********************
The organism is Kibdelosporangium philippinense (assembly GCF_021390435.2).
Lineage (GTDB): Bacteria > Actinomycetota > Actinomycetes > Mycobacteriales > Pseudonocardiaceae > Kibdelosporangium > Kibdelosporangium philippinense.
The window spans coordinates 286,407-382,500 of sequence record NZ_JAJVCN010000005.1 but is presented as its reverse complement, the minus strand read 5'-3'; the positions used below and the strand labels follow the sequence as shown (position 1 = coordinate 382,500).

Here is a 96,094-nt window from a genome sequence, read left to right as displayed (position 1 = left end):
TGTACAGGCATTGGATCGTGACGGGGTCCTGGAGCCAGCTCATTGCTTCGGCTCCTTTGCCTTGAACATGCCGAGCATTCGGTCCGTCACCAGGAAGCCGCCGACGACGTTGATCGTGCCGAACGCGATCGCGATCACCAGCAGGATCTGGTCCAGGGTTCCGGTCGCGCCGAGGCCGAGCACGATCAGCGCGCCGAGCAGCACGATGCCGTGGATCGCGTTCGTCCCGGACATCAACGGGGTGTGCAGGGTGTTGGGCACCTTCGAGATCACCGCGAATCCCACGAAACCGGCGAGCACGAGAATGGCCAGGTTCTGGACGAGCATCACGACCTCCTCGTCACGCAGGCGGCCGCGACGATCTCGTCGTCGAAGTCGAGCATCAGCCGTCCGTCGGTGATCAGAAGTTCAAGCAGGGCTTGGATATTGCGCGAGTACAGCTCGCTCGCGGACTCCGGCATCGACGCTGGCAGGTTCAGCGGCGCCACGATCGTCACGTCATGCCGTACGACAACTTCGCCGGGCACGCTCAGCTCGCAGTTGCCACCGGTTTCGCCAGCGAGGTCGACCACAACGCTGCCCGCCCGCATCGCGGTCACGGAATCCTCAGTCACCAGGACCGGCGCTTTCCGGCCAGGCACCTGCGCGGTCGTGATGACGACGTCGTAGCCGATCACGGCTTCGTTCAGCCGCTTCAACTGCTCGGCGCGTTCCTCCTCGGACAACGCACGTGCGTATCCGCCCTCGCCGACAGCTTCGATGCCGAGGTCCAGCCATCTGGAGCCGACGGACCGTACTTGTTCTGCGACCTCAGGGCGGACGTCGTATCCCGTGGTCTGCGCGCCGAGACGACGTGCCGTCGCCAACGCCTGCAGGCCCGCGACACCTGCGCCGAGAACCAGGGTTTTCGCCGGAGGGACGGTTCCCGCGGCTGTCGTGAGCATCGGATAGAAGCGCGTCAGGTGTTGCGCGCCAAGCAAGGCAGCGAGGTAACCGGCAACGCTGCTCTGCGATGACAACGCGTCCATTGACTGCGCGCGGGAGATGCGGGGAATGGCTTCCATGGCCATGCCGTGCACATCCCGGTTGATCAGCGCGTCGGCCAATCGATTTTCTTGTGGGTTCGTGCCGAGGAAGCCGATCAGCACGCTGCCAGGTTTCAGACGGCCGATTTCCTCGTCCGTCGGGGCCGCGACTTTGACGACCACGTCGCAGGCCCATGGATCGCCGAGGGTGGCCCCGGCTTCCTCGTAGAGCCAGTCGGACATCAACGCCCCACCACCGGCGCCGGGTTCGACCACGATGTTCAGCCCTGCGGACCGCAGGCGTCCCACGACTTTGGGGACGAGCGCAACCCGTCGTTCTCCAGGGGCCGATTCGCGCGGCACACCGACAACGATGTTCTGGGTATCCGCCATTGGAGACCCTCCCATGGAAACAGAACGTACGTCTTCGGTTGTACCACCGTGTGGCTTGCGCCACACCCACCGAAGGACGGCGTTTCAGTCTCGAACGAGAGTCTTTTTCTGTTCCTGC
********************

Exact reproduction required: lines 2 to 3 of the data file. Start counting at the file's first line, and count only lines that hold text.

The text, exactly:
Lineage (GTDB): Bacteria > Actinomycetota > Actinomycetes > Mycobacteriales > Pseudonocardiaceae > Kibdelosporangium > Kibdelosporangium philippinense.
The window spans coordinates 286,407-382,500 of sequence record NZ_JAJVCN010000005.1 but is presented as its reverse complement, the minus strand read 5'-3'; the positions used below and the strand labels follow the sequence as shown (position 1 = coordinate 382,500).